Here are just some of the amazing career journeys people have made on their way to Firefinch…
Barry McHoull (BEng)
I didn’t know I wanted to be a Software Engineer, but when I applied to university I picked a mixture of mechanical engineering and software engineering courses. I just picked my favourite when they came through! I left university in 2008 with a degree in Software Engineering and joined Lab901, a measurement company designing a novel low-effort electrophoresis device. As a small company Lab901 was perfect for a new start – it offered a wide range of technical challenges to learn from. After Agilent bought Lab901 I was lucky enough to be able to take on larger projects developing novel algorithms for the TapeStation platforms. I left Agilent in 2017 to found Firefinch Software with my co-directors. Firefinch lets me pursue my interests in solving biotechnology problems and writing code for a wide range of clients.
Steven Swan (BEng), Senior Software Engineer
Steven Swan (BEng), Senior Software Engineer
I’ve always had a fascination with computers from a young age, so it’s no surprise that my interest in technology led me into a career of software development, where I’ve been working for over a decade. Throughout my career, I’ve worked as both a software consultant and an in-house developer working on a wide range of fintech and biotech projects, Each one bringing its own unique challenges and opportunities for growth. At Firefinch I focusing on improving my development skills and work on a wide range of software projects.
Jimi Wills (PhD, MIScT)
Senior Software Engineer
My mum had an Atari 400 and I wrote my first code age 5, and was hooked. As a Glasgow graduate in Molecular and Cellular Biology in 2001, I couldn’t find a job at all. The only opportunity open to me was a PhD project on Parkinson’s Disease that seemingly nobody else wanted. So, on a shoe-string budget, and trading my educating and cleaning skills for mass-spec time at the Functional Genomics Facility, I became increasingly frustrated that the software available to analyse my data was not fit for purpose. I was also frustrated that my stipend was less than half the national average salary – officially below the breadline. So, I started coding, both in my PhD, and privately for cash. My mass-spec software ended up in my thesis, and I kept writing lab software for another 15 years, while also doing bench-science, analysing data and contributing to scientific articles. I was a post-doc working on molecular interactions for the first 7 years, and my contributions included a machine-learning in-silico organelle enrichment and a mass-spec protein-protein cross-linking prototype search engine and viewer. I then took on the role of mass-spec facility manager at the CRUK Edinburgh Centre, and a lot of my coding effort when into standardizing process and supporting infrastructure. Finally, with absolutely no software-related qualifications, I got a job as a software engineer at Firefinch. I was able to evidence my skills and experience, of course, and my passion for coding was probably quite obvious at interview. Firefinch also valued my experience in other responsibilities in my role, such as working independently, continually learning and improving, communication with a wide range of people (collaborators, clients, students, fund-raisers, patients, conferences, the public), and of course a general STEM background broader than just software. I started as a Software Engineer in 2021 and made it to Senior in just under 18 months. The work (mostly biotech/medical) is a lot of fun, chatting with colleagues and clients about new science and technologies, and it still gives me that feeling of contributing meaningfully to society.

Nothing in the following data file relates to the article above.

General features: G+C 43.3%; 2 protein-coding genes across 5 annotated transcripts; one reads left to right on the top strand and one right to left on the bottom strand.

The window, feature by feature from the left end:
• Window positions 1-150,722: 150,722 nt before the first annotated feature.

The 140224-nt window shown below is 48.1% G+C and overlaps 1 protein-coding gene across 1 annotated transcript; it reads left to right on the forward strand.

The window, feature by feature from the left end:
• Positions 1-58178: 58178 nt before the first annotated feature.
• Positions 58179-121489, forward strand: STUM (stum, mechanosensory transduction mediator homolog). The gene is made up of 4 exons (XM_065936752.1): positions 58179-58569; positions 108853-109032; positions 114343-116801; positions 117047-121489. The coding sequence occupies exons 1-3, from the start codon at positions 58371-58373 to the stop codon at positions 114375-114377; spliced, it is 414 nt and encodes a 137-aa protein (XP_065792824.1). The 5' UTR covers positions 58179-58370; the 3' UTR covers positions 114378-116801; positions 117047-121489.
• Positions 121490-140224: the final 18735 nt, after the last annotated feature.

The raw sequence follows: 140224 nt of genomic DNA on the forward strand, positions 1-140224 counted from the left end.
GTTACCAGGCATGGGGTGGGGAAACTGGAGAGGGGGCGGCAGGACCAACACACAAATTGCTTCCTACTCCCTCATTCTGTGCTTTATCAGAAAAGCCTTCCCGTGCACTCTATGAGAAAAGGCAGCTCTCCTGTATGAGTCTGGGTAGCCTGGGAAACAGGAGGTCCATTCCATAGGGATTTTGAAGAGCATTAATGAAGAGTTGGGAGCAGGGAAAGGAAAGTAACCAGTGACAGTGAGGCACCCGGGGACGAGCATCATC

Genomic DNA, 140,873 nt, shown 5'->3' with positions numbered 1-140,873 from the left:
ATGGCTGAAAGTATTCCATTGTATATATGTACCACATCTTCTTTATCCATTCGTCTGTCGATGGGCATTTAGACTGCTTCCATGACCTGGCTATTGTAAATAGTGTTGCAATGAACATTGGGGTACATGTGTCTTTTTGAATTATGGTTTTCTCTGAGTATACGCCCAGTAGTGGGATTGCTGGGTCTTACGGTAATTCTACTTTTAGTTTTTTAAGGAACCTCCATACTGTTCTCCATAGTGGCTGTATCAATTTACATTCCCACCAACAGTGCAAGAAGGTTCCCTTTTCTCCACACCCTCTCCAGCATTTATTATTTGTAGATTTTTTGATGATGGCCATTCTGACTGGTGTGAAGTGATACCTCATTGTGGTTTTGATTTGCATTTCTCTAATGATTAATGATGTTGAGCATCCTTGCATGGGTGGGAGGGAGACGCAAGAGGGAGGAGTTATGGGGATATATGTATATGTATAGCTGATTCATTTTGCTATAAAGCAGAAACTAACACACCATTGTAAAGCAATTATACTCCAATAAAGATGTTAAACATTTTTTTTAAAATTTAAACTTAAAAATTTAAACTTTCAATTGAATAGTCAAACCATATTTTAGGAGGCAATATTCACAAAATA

Katie Smith (MChem)
I have always been driven by my passion for seeing results. During my chemistry degree, I sought visual outcomes, such as synthesizing carbon nanotubes and visualizing them using scanning electron microscopy. Transitioning to the biotech industry after graduation, I appreciated the tangible impact of accurate lateral flow test results. Embracing my love for communication and helping others, I then ventured into primary school teaching, relishing the satisfaction of witnessing my students’ “aha” moments. Now, as a software engineer, I tackle coding projects, take part in hackathons, and support the journeys of career changers and women into tech.